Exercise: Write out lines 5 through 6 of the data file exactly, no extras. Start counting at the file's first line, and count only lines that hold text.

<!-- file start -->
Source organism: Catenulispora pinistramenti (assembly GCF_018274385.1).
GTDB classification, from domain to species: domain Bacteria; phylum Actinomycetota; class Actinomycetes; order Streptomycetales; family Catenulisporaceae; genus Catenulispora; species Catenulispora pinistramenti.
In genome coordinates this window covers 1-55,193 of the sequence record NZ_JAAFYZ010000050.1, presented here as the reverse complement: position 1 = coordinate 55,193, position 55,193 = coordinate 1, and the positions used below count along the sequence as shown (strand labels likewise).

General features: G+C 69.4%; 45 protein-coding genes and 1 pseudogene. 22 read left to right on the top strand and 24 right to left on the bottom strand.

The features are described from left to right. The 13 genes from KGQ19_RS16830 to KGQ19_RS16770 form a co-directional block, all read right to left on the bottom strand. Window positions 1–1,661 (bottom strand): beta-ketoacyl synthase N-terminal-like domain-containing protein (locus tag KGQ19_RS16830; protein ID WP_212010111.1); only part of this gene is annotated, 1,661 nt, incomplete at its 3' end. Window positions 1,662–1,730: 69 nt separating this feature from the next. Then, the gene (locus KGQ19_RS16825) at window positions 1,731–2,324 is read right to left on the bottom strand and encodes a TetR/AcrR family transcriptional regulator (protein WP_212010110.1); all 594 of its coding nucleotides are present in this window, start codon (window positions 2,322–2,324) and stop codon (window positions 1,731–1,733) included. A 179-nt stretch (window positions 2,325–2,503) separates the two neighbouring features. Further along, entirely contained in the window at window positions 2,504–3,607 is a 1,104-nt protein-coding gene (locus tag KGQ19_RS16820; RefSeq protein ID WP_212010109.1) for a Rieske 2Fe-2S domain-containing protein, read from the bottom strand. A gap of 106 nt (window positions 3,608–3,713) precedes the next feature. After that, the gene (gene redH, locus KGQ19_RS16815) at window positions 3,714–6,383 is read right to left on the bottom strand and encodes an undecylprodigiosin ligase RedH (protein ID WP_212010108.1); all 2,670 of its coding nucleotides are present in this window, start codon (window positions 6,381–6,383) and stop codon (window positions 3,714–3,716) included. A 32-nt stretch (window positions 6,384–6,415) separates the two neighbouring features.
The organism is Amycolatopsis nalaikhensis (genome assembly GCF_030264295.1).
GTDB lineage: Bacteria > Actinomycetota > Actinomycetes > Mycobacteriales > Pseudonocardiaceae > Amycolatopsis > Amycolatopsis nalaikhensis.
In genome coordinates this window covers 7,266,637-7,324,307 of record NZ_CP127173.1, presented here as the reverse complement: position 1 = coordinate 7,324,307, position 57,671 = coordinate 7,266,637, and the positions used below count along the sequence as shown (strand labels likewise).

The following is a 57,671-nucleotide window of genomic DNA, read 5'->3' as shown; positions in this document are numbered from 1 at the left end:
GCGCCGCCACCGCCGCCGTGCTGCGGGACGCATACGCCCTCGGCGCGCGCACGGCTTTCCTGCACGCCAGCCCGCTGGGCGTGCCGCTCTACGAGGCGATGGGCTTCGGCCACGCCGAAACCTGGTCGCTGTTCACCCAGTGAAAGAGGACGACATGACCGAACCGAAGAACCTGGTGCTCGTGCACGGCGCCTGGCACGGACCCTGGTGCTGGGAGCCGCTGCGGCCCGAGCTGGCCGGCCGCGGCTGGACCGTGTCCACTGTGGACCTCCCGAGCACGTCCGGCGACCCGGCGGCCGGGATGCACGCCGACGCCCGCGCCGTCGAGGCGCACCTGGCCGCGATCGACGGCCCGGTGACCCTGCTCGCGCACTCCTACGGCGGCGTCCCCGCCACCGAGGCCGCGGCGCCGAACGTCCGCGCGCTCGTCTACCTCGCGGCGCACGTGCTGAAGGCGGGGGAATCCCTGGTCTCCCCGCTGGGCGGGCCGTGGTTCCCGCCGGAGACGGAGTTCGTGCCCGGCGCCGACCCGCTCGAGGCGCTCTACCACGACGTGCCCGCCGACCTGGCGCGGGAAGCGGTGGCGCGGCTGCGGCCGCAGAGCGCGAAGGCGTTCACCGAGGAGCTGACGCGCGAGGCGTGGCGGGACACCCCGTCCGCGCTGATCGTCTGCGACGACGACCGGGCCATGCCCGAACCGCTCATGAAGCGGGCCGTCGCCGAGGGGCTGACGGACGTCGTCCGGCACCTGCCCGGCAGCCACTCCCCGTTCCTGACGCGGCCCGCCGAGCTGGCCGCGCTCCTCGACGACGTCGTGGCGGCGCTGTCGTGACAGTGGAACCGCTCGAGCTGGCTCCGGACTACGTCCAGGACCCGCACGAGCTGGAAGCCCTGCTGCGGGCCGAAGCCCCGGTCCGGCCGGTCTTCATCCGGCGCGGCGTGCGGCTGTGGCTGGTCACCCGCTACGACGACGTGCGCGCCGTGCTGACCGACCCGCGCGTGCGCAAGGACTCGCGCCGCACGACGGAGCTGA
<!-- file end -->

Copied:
The features are described from left to right. The 13 genes from KGQ19_RS16830 to KGQ19_RS16770 form a co-directional block, all read right to left on the bottom strand. Window positions 1–1,661 (bottom strand): beta-ketoacyl synthase N-terminal-like domain-containing protein (locus tag KGQ19_RS16830; protein ID WP_212010111.1); only part of this gene is annotated, 1,661 nt, incomplete at its 3' end. Window positions 1,662–1,730: 69 nt separating this feature from the next. Then, the gene (locus KGQ19_RS16825) at window positions 1,731–2,324 is read right to left on the bottom strand and encodes a TetR/AcrR family transcriptional regulator (protein WP_212010110.1); all 594 of its coding nucleotides are present in this window, start codon (window positions 2,322–2,324) and stop codon (window positions 1,731–1,733) included. A 179-nt stretch (window positions 2,325–2,503) separates the two neighbouring features. Further along, entirely contained in the window at window positions 2,504–3,607 is a 1,104-nt protein-coding gene (locus tag KGQ19_RS16820; RefSeq protein ID WP_212010109.1) for a Rieske 2Fe-2S domain-containing protein, read from the bottom strand. A gap of 106 nt (window positions 3,608–3,713) precedes the next feature. After that, the gene (gene redH, locus KGQ19_RS16815) at window positions 3,714–6,383 is read right to left on the bottom strand and encodes an undecylprodigiosin ligase RedH (protein ID WP_212010108.1); all 2,670 of its coding nucleotides are present in this window, start codon (window positions 6,381–6,383) and stop codon (window positions 3,714–3,716) included. A 32-nt stretch (window positions 6,384–6,415) separates the two neighbouring features.
The organism is Amycolatopsis nalaikhensis (genome assembly GCF_030264295.1).